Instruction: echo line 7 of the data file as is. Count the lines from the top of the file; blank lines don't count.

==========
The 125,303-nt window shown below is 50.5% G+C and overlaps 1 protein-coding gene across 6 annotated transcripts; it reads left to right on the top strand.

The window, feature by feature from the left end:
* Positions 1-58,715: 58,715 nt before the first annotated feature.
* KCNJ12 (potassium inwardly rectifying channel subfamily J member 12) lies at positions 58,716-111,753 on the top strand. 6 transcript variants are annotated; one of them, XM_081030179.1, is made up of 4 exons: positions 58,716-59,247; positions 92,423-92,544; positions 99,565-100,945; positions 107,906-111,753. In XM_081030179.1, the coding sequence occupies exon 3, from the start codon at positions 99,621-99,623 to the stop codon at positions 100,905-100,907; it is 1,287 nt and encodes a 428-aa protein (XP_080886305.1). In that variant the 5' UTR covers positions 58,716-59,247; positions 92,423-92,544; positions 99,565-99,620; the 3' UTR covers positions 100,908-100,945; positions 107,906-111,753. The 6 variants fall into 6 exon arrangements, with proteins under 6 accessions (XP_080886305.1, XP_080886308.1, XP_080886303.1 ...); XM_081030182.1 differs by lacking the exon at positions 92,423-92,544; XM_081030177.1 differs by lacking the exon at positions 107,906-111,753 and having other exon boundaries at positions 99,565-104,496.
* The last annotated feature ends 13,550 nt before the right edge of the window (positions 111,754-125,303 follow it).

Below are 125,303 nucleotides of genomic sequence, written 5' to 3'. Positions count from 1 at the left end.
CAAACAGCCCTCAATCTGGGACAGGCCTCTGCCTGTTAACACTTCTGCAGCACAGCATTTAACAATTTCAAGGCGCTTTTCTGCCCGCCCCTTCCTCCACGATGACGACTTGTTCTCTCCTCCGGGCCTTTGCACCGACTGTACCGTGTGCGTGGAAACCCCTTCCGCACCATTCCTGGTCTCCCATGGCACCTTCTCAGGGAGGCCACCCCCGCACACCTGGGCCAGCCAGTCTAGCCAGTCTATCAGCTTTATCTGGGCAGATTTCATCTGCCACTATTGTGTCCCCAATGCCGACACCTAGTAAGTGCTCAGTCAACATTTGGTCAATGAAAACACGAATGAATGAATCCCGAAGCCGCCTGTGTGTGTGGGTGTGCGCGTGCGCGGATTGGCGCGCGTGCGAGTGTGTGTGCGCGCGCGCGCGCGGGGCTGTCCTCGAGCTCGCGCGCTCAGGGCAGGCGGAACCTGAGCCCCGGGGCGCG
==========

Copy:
CAAACAGCCCTCAATCTGGGACAGGCCTCTGCCTGTTAACACTTCTGCAGCACAGCATTTAACAATTTCAAGGCGCTTTTCTGCCCGCCCCTTCCTCCACGATGACGACTTGTTCTCTCCTCCGGGCCTTTGCACCGACTGTACCGTGTGCGTGGAAACCCCTTCCGCACCATTCCTGGTCTCCCATGGCACCTTCTCAGGGAGGCCACCCCCGCACACCTGGGCCAGCCAGTCTAGCCAGTCTATCAGCTTTATCTGGGCAGATTTCATCTGCCACTATTGTGTCCCCAATGCCGACACCTAGTAAGTGCTCAGTCAACATTTGGTCAATGAAAACACGAATGAATGAATCCCGAAGCCGCCTGTGTGTGTGGGTGTGCGCGTGCGCGGATTGGCGCGCGTGCGAGTGTGTGTGCGCGCGCGCGCGCGGGGCTGTCCTCGAGCTCGCGCGCTCAGGGCAGGCGGAACCTGAGCCCCGGGGCGCG